HORTICULTURE AND CITY SUPPLY IN AFRICA: EVIDENCE FROM SOUTH-WEST CAMEROON
The purpose of this paper is to determine to what extent urban growth can affect livelihoods and trade among rural households. To this end, a small town located in the South-West Province of Cameroon was selected and two series of surveys were conducted in 1995 and 2004 among 300 households and on the local food market. The main result is a fall in farm income and a rise in non-farm income at both household and market level. Horticulture remains popular as a high value crop among farmers. Despite the fall in farm income, production still meets demand either through higher quantities produced or new supply areas in the Province. Urban transition affects not only major towns but also most parts of the hinterlands with rural households. In this context, environmental degradation, declining soil fertility and saturation of potential farmland should also be incorporated in economic forecasting in order to ensure that the ongoing agricultural intensification is sustainable.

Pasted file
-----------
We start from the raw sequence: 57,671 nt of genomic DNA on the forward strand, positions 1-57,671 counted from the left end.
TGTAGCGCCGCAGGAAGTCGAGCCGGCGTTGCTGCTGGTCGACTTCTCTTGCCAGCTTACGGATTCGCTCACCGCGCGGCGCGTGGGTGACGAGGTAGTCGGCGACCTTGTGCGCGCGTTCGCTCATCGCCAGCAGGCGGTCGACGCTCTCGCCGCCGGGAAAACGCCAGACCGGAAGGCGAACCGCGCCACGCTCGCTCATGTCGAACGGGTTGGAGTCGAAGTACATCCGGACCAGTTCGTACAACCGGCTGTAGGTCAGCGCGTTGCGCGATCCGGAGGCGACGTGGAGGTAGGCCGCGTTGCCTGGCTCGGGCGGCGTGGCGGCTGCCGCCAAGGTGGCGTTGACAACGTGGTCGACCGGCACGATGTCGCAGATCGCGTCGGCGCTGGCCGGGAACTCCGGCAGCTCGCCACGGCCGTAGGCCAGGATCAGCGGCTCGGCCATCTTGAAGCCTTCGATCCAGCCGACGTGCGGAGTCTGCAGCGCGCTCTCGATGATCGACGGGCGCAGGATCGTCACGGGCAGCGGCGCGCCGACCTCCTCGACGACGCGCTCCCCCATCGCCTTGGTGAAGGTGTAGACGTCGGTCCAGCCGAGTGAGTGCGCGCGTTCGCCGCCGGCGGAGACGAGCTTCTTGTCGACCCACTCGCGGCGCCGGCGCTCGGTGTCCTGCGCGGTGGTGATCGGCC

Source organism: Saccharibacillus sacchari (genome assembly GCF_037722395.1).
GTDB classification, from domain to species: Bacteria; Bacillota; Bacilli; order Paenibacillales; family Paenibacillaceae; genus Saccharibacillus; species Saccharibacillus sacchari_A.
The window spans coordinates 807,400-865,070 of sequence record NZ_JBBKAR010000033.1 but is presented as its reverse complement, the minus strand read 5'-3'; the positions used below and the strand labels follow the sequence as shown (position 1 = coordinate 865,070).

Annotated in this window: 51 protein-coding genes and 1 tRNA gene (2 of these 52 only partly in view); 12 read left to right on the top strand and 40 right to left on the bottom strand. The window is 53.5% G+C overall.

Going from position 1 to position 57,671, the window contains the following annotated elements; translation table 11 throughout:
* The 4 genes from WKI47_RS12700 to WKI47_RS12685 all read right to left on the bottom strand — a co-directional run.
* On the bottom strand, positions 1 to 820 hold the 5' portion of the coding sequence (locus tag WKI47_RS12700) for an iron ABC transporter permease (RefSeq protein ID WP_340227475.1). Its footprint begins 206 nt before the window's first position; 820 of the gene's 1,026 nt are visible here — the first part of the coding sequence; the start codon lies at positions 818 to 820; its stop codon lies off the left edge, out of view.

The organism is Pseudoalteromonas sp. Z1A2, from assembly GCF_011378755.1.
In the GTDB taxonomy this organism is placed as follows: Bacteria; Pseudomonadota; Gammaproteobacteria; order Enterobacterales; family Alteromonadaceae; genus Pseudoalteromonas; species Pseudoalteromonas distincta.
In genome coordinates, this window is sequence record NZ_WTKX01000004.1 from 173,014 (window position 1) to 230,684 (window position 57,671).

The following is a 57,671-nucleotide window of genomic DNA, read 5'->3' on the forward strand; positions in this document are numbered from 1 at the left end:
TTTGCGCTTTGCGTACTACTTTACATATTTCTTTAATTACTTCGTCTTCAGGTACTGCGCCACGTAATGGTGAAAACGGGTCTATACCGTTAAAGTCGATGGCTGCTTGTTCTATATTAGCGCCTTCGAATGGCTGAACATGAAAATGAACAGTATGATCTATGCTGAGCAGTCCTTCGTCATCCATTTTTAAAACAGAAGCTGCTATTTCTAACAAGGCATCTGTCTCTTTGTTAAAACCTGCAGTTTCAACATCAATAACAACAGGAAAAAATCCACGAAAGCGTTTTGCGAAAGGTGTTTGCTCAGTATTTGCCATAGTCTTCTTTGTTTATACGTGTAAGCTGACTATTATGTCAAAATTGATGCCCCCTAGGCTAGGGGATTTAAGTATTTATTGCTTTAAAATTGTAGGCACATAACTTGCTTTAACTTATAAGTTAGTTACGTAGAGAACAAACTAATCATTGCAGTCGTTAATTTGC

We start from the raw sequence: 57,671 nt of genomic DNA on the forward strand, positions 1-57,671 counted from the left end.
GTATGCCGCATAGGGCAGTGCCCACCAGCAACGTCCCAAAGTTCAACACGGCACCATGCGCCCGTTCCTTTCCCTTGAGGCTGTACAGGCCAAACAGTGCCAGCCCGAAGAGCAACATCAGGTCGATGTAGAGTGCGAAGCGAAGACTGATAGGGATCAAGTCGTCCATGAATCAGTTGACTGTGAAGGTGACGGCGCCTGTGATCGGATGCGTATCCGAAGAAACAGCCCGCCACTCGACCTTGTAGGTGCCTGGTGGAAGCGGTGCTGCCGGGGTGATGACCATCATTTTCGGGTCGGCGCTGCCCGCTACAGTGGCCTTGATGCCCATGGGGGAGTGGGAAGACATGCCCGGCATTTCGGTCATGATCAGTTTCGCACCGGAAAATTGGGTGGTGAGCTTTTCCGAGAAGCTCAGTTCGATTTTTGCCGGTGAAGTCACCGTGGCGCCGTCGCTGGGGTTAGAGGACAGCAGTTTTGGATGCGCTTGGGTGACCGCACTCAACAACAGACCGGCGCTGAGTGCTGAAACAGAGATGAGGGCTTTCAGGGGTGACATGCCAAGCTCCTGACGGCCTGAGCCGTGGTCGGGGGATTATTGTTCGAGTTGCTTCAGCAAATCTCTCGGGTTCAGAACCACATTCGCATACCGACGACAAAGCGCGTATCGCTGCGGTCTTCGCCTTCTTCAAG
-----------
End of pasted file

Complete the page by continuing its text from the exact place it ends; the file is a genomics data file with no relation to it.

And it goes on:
Parrot, L. (2010). HORTICULTURE AND CITY SUPPLY IN AFRICA: EVIDENCE FROM SOUTH-WEST CAMEROON. Acta Hortic. 881, 147-150
agricultural economy, agricultural markets, farm households, Cameroon, Africa, horticulture